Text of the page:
By Gijs Van Tulder

Storing Hierarchical Data in a Database, Part 3

By Gijs Van Tulder

Storing Hierarchical Data in a Database

Automating the Tree Traversal

Now that you’ve seen some of the handy things you can do with this table, it’s time to learn how we can automate the creation of this table. While it’s a nice exercise the first time and with a small tree, we really need a script that does all this counting and tree walking for us.

Let’s write a script that converts an adjacency list to a modified preorder tree traversal table.

function rebuild_tree($parent, $left) {  
   // the right value of this node is the left value + 1  
   $right = $left+1;  
   // get all children of this node  
   $result = mysql_query('SELECT title FROM tree '.  
                          'WHERE parent="'.$parent.'";');  
   while ($row = mysql_fetch_array($result)) {  
       // recursive execution of this function for each  
       // child of this node  
       // $right is the current right value, which is  
       // incremented by the rebuild_tree function  
       $right = rebuild_tree($row['title'], $right);  
   // we've got the left value, and now that we've processed  
   // the children of this node we also know the right value  
   mysql_query('UPDATE tree SET lft='.$left.', rgt='.  
                $right.' WHERE title="'.$parent.'";');  
   // return the right value of this node + 1  
   return $right+1;  

This is a recursive function. You should start it with rebuild_tree('Food',1); The function then retrieves all children of the ‘Food’ node.

If there are no children, it sets its left and right values. The left value is given, 1, and the right value is the left value plus one. If there are children, this function is repeated and the last right value is returned. That value is then used as the right value of the ‘Food’ node.

The recursion makes this a fairly complex function to understand. However, this function achieves the same result we did by hand at the beginning of this section. It walks around the tree, adding one for each node it sees. After you’ve run this function, you’ll see that the left and right values are still the same (a quick check: the right value of the root node should be twice the number of nodes).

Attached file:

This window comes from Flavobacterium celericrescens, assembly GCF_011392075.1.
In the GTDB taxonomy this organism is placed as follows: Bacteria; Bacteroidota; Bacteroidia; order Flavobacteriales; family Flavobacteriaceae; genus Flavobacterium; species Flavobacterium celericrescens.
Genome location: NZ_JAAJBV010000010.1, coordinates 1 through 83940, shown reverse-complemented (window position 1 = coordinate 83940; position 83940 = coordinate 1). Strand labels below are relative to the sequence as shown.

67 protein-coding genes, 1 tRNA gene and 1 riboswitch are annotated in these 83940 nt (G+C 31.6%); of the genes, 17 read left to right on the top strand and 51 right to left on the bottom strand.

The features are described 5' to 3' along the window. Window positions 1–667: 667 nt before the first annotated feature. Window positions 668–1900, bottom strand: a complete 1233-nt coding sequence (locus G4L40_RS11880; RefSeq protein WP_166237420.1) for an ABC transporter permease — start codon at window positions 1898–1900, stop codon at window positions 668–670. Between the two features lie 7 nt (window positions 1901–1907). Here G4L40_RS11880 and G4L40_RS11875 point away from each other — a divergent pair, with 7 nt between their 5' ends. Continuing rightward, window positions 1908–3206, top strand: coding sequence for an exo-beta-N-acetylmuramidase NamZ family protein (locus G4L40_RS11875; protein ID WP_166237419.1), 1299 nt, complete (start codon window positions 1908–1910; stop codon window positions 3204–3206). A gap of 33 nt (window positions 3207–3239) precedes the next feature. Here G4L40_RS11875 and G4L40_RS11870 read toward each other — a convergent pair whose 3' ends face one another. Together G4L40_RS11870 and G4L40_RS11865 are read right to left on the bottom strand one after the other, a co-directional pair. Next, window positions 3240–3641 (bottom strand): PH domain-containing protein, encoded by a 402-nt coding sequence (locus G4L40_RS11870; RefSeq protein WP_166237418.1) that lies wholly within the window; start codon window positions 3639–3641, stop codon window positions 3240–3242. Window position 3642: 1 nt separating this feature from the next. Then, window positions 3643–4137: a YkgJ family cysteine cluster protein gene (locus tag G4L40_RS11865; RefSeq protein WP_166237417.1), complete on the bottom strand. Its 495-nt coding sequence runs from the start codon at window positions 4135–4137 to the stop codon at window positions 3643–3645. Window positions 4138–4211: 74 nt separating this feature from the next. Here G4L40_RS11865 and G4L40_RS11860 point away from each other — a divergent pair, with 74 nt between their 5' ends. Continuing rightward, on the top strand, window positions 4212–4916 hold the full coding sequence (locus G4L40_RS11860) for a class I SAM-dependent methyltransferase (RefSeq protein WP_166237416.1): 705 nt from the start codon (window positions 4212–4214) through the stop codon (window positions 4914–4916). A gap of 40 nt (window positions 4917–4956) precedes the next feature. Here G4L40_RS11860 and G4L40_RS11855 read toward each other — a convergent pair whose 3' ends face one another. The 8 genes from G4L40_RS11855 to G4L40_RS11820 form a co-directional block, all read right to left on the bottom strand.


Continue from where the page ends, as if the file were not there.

Adding a Node

How do we add a node to the tree? There are two approaches: you can keep the parent column in your table and just rerun the rebuild_tree() function — a simple but not that elegant function; or you can update the left and right values of all nodes at the right side of the new node.

The first option is simple. You use the adjacency list method for updating, and the modified preorder tree traversal algorithm for retrieval. If you want to add a new node, you just add it to the table and set the parent column. Then, you simply rerun the rebuild_tree() function. This is easy, but not very efficient with large trees.

The second way to add, and delete nodes is to update the left and right values of all nodes to the right of the new node. Let’s have a look at an example. We want to add a new type of fruit, a ‘Strawberry’, as the last node and a child of ‘Red’. First, we’ll have to make some space. The right value of ‘Red’ should be changed from 6 to 8, the 7-10 ‘Yellow’ node should be changed to 9-12 etc. Updating the ‘Red’ node means that we’ll have to add 2 to all left and right values greater than 5.

We’ll use the query:

UPDATE tree SET rgt=rgt+2 WHERE rgt>5;   
UPDATE tree SET lft=lft+2 WHERE lft>5;

Now we can add a new node ‘Strawberry’ to fill the new space. This node has left 6 and right 7.

INSERT INTO tree SET lft=6, rgt=7, title='Strawberry';

If we run our display_tree() function, we’ll see that our new ‘Strawberry’ node has been successfully inserted into the tree:



At first, the modified preorder tree traversal algorithm seems difficult to understand. It certainly is less simple than the adjacency list method. However, once you’re used to the left and right properties, it becomes clear that you can do almost everything with this technique that you could do with the adjacency list method, and that the modified preorder tree traversal algorithm is much faster. Updating the tree takes more queries, which is slower, but retrieving the nodes is achieved with only one query.


You’re now familiar with both ways to store trees in a database. While I have a slight preference for the modified preorder tree traversal, in your particular situation the adjacency list method might be better. I’ll leave that to your own judgement.

One last note: as I’ve already said I don’t recommend that you use the title of a node to refer to that node. You really should follow the basic rules of database normalization. I didn’t use numerical ids because that would make the examples less readable.

Further Reading

More on Trees in SQL by database wizard Joe Celko:,289483,sid13_gci537290,00.html

Two other ways to handle hierarchical data:

Xindice, the ‘native XML database’:

An explanation of recursion:

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